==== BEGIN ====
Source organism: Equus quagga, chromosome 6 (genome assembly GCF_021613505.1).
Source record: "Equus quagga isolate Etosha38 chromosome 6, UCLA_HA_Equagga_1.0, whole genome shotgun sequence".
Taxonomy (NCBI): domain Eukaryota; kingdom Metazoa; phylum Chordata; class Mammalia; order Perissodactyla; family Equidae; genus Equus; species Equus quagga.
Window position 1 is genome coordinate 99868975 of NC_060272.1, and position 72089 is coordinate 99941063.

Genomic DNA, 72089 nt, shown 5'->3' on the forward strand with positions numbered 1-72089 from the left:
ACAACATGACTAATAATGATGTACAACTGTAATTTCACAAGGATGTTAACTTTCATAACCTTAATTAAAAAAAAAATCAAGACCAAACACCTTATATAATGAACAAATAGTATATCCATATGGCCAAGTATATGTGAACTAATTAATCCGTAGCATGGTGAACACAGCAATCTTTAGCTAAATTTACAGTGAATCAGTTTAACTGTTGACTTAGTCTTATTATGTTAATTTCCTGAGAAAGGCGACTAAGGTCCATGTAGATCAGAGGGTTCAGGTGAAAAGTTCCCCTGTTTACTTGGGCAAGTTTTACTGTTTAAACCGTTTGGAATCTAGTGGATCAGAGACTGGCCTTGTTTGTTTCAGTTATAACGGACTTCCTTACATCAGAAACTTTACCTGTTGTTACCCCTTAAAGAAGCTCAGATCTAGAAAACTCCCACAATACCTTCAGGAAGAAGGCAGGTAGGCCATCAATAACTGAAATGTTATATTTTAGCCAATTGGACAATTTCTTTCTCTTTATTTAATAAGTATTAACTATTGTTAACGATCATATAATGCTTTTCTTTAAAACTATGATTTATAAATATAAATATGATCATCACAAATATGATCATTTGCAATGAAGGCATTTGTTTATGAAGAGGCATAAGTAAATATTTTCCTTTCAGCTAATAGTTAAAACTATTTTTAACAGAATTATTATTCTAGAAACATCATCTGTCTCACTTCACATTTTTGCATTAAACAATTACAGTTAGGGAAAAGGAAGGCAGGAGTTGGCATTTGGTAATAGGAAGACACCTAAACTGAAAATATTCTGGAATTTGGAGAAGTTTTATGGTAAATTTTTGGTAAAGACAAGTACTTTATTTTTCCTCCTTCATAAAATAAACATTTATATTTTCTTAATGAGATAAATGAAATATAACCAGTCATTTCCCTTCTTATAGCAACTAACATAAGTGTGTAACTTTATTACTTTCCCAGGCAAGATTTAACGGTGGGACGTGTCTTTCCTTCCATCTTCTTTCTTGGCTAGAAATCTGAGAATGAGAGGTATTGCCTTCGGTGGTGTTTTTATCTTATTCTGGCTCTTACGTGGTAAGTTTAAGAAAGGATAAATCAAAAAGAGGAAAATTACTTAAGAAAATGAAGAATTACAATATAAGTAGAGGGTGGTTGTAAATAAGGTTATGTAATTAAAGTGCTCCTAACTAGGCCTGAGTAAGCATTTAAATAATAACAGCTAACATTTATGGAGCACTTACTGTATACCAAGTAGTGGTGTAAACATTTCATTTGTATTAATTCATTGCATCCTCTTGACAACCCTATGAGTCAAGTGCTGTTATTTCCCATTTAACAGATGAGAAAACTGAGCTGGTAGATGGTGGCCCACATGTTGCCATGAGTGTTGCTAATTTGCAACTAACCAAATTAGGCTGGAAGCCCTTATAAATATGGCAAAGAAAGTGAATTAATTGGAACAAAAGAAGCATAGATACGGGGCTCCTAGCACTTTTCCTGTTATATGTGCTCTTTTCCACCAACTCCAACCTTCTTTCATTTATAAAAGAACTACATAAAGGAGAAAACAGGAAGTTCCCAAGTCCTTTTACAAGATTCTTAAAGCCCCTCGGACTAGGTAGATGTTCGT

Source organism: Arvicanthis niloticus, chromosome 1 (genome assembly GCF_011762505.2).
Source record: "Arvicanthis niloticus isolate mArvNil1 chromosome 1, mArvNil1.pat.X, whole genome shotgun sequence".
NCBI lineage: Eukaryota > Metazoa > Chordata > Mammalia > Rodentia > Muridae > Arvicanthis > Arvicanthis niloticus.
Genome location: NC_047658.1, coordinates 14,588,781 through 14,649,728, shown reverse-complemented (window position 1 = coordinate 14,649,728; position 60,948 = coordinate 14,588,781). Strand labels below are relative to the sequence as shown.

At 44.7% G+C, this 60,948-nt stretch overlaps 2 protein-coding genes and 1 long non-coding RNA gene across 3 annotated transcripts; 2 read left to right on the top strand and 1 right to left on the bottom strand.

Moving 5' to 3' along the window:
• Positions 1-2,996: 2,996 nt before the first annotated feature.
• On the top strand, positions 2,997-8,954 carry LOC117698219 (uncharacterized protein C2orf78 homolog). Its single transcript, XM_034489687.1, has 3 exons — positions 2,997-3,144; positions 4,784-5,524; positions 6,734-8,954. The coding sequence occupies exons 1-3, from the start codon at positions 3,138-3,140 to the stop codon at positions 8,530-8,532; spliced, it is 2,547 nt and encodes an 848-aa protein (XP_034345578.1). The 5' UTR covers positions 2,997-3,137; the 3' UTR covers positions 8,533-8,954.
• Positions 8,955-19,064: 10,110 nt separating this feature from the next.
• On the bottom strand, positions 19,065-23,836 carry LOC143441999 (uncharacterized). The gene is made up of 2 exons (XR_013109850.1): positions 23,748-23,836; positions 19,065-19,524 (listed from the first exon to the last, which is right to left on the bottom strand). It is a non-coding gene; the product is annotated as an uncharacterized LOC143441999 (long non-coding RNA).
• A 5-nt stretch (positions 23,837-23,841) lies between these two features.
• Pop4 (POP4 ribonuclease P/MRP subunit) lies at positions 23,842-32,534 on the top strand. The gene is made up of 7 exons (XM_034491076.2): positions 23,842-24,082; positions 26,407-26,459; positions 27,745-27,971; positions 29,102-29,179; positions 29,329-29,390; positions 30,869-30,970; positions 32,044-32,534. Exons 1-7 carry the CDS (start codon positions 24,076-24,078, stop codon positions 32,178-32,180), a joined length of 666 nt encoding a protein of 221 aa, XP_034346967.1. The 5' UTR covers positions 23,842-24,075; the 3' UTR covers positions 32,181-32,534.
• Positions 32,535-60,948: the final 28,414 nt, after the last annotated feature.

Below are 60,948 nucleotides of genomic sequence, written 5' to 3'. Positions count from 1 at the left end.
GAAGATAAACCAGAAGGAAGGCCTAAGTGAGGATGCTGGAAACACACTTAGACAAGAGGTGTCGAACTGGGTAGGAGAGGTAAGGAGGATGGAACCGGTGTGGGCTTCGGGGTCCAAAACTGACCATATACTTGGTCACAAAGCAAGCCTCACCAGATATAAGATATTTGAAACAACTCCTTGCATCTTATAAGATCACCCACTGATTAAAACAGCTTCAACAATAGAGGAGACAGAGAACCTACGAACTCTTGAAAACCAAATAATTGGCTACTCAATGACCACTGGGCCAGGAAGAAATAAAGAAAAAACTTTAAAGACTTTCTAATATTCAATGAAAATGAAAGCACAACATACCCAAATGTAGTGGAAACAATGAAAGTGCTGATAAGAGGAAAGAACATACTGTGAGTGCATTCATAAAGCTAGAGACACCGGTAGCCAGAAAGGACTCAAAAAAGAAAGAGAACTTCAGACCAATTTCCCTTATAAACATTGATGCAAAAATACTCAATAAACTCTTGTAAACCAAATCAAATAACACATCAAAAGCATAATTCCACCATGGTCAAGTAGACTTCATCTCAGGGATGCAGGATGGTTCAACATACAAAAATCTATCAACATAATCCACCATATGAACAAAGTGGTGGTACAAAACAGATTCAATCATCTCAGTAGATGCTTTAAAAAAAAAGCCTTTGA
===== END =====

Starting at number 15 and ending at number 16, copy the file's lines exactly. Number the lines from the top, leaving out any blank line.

• Positions 8,955-19,064: 10,110 nt separating this feature from the next.
• On the bottom strand, positions 19,065-23,836 carry LOC143441999 (uncharacterized). The gene is made up of 2 exons (XR_013109850.1): positions 23,748-23,836; positions 19,065-19,524 (listed from the first exon to the last, which is right to left on the bottom strand). It is a non-coding gene; the product is annotated as an uncharacterized LOC143441999 (long non-coding RNA).